The first effective vaccines against SARS-CoV-2 will likely become available within the next year, but their impact on global health will depend on public acceptance and uptake. Winning that trust won’t be easy if recent protests over face coverings are any indication. However, health experts are drawing important lessons from the anti-mask movement, too.
According to Alison Thompson, a bioethics professor at the University of Toronto, the opposition to masks speaks to an underlying mistrust of public health messaging and the science around COVID-19. “If we take [the backlash] as baseline data around how much mistrust is out there, we have reason to be concerned about how a vaccine will be taken up by the public,” Thompson says.
Trust is fragile
Canadians’ trust in government, doctors and scientists increased in the first months of the pandemic, and early adopters of masks spanned the political spectrum. However, that cross-partisan consensus splintered as the pandemic wore on. By early June, 94% of left-wing Canadians reported wearing masks as part of their normal routine compared to 68% of those who identified as right-wing, and the divide between the groups appears to be increasing.
Conservatives are also more likely to endorse conspiracy theories about COVID-19 – a trend that may have less to do with politics than trust in media, which has decreased across the board during the pandemic. As of July, almost 1 in 10 Canadians in a nationally representative survey believed Bill Gates is using the pandemic to push a vaccine with a microchip capable of tracking people. The same survey linked fringe beliefs to lower compliance with public health precautions. Notably, the backdrop for speakers at one recent anti-mask rally in Montreal included a flag for QAnon – a far-right movement centred around a theory that Donald Trump is waging a secret war against a global cabal of pedophiles.
Conspiracy theories aside, overcoming skepticism about the safety of a SARS-CoV-2 vaccine will be challenging given the unusual speed of development, the use of hitherto-untried technologies, and ever-changing predictions about availability. “We have a lot of work to do in demonstrating that we have taken all the precautions necessary and that [a vaccine] isn’t being rushed to market prematurely,” Thompson says.
Another lesson from the anti-mask movement is the significance of personal choice at a time when many other freedoms are curtailed. Although governments have yet to decide whether to mandate vaccination against SARS-CoV-2, it will be important to “try to understand what the public considers acceptable,” says Dr. Monika Naus, medical director at the British Columbia Centre for Disease Control.
Show your work
A recent survey showed that one-third of Canadians would not choose to get the vaccine right away, largely due to fears about possible side effects. According to Dr. Sajjad Fazel, a public health researcher at the University of Calgary, such widespread reluctance underlines the importance of improving public knowledge about vaccines.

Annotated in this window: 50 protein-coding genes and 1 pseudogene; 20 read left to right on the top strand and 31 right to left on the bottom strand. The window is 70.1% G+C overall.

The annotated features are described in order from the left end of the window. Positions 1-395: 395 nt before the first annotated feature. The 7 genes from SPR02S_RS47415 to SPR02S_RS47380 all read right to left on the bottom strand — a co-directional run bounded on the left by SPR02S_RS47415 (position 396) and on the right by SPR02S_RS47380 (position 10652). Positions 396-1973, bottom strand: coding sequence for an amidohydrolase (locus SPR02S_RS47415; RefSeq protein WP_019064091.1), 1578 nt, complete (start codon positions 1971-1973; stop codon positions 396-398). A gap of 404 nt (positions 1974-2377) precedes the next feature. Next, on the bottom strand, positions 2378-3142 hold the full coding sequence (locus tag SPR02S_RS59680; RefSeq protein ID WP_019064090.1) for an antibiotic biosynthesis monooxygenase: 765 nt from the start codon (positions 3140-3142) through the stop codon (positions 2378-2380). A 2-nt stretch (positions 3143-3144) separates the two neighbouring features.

Fazel says sharing information about “how vaccines are developed, the different stages and phases that a vaccine goes through, and how safety and efficacy are determined” could build trust and acceptance of future vaccines.
Transparency is the best policy, Fazel says. He argues that people are “more open and understanding” when health experts aren’t afraid to admit the limits of what they know.
“We have to be very careful around messaging for the COVID-19 vaccine,” says Dr. Kumanan Wilson, a clinician and senior scientist at the Ottawa Hospital Research Institute. Acceptance will hinge not only on the evidence but also on how that information is shared with the public.
Wilson notes that the pandemic may be an opportunity to strengthen Canadian immunization policy more broadly. For example, “something that is lacking a bit right now is well thought-out informed consent,” he says.
A recent “ethics check-up” of school-based immunization programs found that vaccine information given to parents and students varies across Canada. “For those seeking to make an informed decision, this can be confusing, if not off-putting,” the authors wrote.
As with masks, communication about the risks and benefits of an eventual vaccine will need to be ongoing, Wilson says. And given heightened safety concerns, “we have to have good data tracking systems so that we can, on an ongoing basis, evaluate the effectiveness and the safety of the vaccine.”
Another pillar of accountability might be establishing a vaccine injury compensation program to ensure easy recourse in the unlikely event of harm. “This [could be] part of our social contract with the public,” Wilson says. Such compensation programs already exist in several countries and Quebec.
“We’re going to have to rely on the public to go out and get this vaccine, so we need to make sure they are on board,” Wilson says.
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